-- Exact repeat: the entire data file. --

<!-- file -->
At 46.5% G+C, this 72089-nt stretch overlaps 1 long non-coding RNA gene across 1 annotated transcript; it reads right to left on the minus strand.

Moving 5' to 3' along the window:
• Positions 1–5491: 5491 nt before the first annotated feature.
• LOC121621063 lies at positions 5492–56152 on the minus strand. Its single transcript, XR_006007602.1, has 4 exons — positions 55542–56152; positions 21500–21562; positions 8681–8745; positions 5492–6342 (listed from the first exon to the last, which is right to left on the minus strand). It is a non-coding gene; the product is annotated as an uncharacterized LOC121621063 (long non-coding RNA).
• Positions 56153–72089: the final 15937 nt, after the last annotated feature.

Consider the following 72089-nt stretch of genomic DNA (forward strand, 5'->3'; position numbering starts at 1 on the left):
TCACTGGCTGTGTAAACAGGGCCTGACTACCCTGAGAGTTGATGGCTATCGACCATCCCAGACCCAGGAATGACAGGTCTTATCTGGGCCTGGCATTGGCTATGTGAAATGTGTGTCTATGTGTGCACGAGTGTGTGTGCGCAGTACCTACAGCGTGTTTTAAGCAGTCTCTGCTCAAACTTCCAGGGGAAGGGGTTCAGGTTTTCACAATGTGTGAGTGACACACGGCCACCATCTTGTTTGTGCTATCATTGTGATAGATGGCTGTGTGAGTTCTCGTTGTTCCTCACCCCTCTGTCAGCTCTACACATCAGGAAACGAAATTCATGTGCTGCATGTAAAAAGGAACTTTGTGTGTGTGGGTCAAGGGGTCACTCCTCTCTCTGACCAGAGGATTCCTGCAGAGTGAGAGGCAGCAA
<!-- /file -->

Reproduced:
At 46.5% G+C, this 72089-nt stretch overlaps 1 long non-coding RNA gene across 1 annotated transcript; it reads right to left on the minus strand.

Moving 5' to 3' along the window:
• Positions 1–5491: 5491 nt before the first annotated feature.
• LOC121621063 lies at positions 5492–56152 on the minus strand. Its single transcript, XR_006007602.1, has 4 exons — positions 55542–56152; positions 21500–21562; positions 8681–8745; positions 5492–6342 (listed from the first exon to the last, which is right to left on the minus strand). It is a non-coding gene; the product is annotated as an uncharacterized LOC121621063 (long non-coding RNA).
• Positions 56153–72089: the final 15937 nt, after the last annotated feature.

Consider the following 72089-nt stretch of genomic DNA (forward strand, 5'->3'; position numbering starts at 1 on the left):
TCACTGGCTGTGTAAACAGGGCCTGACTACCCTGAGAGTTGATGGCTATCGACCATCCCAGACCCAGGAATGACAGGTCTTATCTGGGCCTGGCATTGGCTATGTGAAATGTGTGTCTATGTGTGCACGAGTGTGTGTGCGCAGTACCTACAGCGTGTTTTAAGCAGTCTCTGCTCAAACTTCCAGGGGAAGGGGTTCAGGTTTTCACAATGTGTGAGTGACACACGGCCACCATCTTGTTTGTGCTATCATTGTGATAGATGGCTGTGTGAGTTCTCGTTGTTCCTCACCCCTCTGTCAGCTCTACACATCAGGAAACGAAATTCATGTGCTGCATGTAAAAAGGAACTTTGTGTGTGTGGGTCAAGGGGTCACTCCTCTCTCTGACCAGAGGATTCCTGCAGAGTGAGAGGCAGCAA